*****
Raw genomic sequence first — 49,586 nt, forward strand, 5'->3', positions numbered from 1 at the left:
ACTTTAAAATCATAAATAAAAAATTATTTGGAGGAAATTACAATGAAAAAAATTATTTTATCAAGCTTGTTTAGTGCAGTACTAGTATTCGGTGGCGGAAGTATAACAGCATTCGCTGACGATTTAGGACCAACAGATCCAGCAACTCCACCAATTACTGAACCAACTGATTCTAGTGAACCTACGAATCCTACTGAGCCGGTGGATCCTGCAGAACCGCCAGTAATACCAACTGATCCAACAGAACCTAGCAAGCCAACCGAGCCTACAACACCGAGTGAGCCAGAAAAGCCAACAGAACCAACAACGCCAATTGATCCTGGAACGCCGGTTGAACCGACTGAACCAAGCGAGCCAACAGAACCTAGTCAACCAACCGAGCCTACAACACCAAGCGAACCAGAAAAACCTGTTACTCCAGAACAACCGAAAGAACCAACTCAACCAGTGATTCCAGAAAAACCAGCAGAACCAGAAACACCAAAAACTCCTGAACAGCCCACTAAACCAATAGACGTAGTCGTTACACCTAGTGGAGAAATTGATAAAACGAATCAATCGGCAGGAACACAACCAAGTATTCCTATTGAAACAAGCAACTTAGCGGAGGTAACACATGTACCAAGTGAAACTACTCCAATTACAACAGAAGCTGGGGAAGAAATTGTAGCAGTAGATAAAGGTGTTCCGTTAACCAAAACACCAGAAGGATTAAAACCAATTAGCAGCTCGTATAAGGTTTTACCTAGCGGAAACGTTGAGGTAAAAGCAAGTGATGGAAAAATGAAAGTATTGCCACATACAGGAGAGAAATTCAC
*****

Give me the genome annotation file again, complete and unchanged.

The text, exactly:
Raw genomic sequence first — 49,586 nt, forward strand, 5'->3', positions numbered from 1 at the left:
ACTTTAAAATCATAAATAAAAAATTATTTGGAGGAAATTACAATGAAAAAAATTATTTTATCAAGCTTGTTTAGTGCAGTACTAGTATTCGGTGGCGGAAGTATAACAGCATTCGCTGACGATTTAGGACCAACAGATCCAGCAACTCCACCAATTACTGAACCAACTGATTCTAGTGAACCTACGAATCCTACTGAGCCGGTGGATCCTGCAGAACCGCCAGTAATACCAACTGATCCAACAGAACCTAGCAAGCCAACCGAGCCTACAACACCGAGTGAGCCAGAAAAGCCAACAGAACCAACAACGCCAATTGATCCTGGAACGCCGGTTGAACCGACTGAACCAAGCGAGCCAACAGAACCTAGTCAACCAACCGAGCCTACAACACCAAGCGAACCAGAAAAACCTGTTACTCCAGAACAACCGAAAGAACCAACTCAACCAGTGATTCCAGAAAAACCAGCAGAACCAGAAACACCAAAAACTCCTGAACAGCCCACTAAACCAATAGACGTAGTCGTTACACCTAGTGGAGAAATTGATAAAACGAATCAATCGGCAGGAACACAACCAAGTATTCCTATTGAAACAAGCAACTTAGCGGAGGTAACACATGTACCAAGTGAAACTACTCCAATTACAACAGAAGCTGGGGAAGAAATTGTAGCAGTAGATAAAGGTGTTCCGTTAACCAAAACACCAGAAGGATTAAAACCAATTAGCAGCTCGTATAAGGTTTTACCTAGCGGAAACGTTGAGGTAAAAGCAAGTGATGGAAAAATGAAAGTATTGCCACATACAGGAGAGAAATTCAC